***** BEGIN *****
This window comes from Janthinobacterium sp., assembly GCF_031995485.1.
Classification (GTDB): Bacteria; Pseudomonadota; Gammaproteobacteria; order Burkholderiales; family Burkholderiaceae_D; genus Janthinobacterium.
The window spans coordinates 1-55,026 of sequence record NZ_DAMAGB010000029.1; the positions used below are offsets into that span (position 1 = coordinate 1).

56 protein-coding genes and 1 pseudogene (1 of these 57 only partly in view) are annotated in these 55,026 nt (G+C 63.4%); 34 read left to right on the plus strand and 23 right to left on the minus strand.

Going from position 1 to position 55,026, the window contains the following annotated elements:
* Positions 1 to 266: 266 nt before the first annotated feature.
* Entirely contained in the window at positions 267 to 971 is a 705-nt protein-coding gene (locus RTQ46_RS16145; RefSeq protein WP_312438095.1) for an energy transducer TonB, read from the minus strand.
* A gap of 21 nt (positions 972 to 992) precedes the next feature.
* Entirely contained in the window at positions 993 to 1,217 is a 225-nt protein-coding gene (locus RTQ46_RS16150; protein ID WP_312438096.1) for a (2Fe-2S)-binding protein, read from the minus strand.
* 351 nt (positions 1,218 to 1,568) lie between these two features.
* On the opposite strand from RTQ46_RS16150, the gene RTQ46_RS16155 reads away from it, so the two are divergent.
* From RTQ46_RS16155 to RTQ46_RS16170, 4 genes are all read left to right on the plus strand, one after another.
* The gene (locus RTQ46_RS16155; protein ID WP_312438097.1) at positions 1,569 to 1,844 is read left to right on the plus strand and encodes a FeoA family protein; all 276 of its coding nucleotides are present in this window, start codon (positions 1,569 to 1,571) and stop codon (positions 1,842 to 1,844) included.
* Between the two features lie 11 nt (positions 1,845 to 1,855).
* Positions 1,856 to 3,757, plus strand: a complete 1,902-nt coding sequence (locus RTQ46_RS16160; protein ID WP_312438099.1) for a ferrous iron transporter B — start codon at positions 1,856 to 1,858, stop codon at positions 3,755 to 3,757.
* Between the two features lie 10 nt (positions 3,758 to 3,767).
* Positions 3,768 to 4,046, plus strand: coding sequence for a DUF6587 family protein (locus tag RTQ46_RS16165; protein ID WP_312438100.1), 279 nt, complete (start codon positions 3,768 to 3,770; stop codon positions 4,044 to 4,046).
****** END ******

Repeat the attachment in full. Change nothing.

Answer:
This window comes from Janthinobacterium sp., assembly GCF_031995485.1.
Classification (GTDB): Bacteria; Pseudomonadota; Gammaproteobacteria; order Burkholderiales; family Burkholderiaceae_D; genus Janthinobacterium.
The window spans coordinates 1-55,026 of sequence record NZ_DAMAGB010000029.1; the positions used below are offsets into that span (position 1 = coordinate 1).

56 protein-coding genes and 1 pseudogene (1 of these 57 only partly in view) are annotated in these 55,026 nt (G+C 63.4%); 34 read left to right on the plus strand and 23 right to left on the minus strand.

Going from position 1 to position 55,026, the window contains the following annotated elements:
* Positions 1 to 266: 266 nt before the first annotated feature.
* Entirely contained in the window at positions 267 to 971 is a 705-nt protein-coding gene (locus RTQ46_RS16145; RefSeq protein WP_312438095.1) for an energy transducer TonB, read from the minus strand.
* A gap of 21 nt (positions 972 to 992) precedes the next feature.
* Entirely contained in the window at positions 993 to 1,217 is a 225-nt protein-coding gene (locus RTQ46_RS16150; protein ID WP_312438096.1) for a (2Fe-2S)-binding protein, read from the minus strand.
* 351 nt (positions 1,218 to 1,568) lie between these two features.
* On the opposite strand from RTQ46_RS16150, the gene RTQ46_RS16155 reads away from it, so the two are divergent.
* From RTQ46_RS16155 to RTQ46_RS16170, 4 genes are all read left to right on the plus strand, one after another.
* The gene (locus RTQ46_RS16155; protein ID WP_312438097.1) at positions 1,569 to 1,844 is read left to right on the plus strand and encodes a FeoA family protein; all 276 of its coding nucleotides are present in this window, start codon (positions 1,569 to 1,571) and stop codon (positions 1,842 to 1,844) included.
* Between the two features lie 11 nt (positions 1,845 to 1,855).
* Positions 1,856 to 3,757, plus strand: a complete 1,902-nt coding sequence (locus RTQ46_RS16160; protein ID WP_312438099.1) for a ferrous iron transporter B — start codon at positions 1,856 to 1,858, stop codon at positions 3,755 to 3,757.
* Between the two features lie 10 nt (positions 3,758 to 3,767).
* Positions 3,768 to 4,046, plus strand: coding sequence for a DUF6587 family protein (locus tag RTQ46_RS16165; protein ID WP_312438100.1), 279 nt, complete (start codon positions 3,768 to 3,770; stop codon positions 4,044 to 4,046).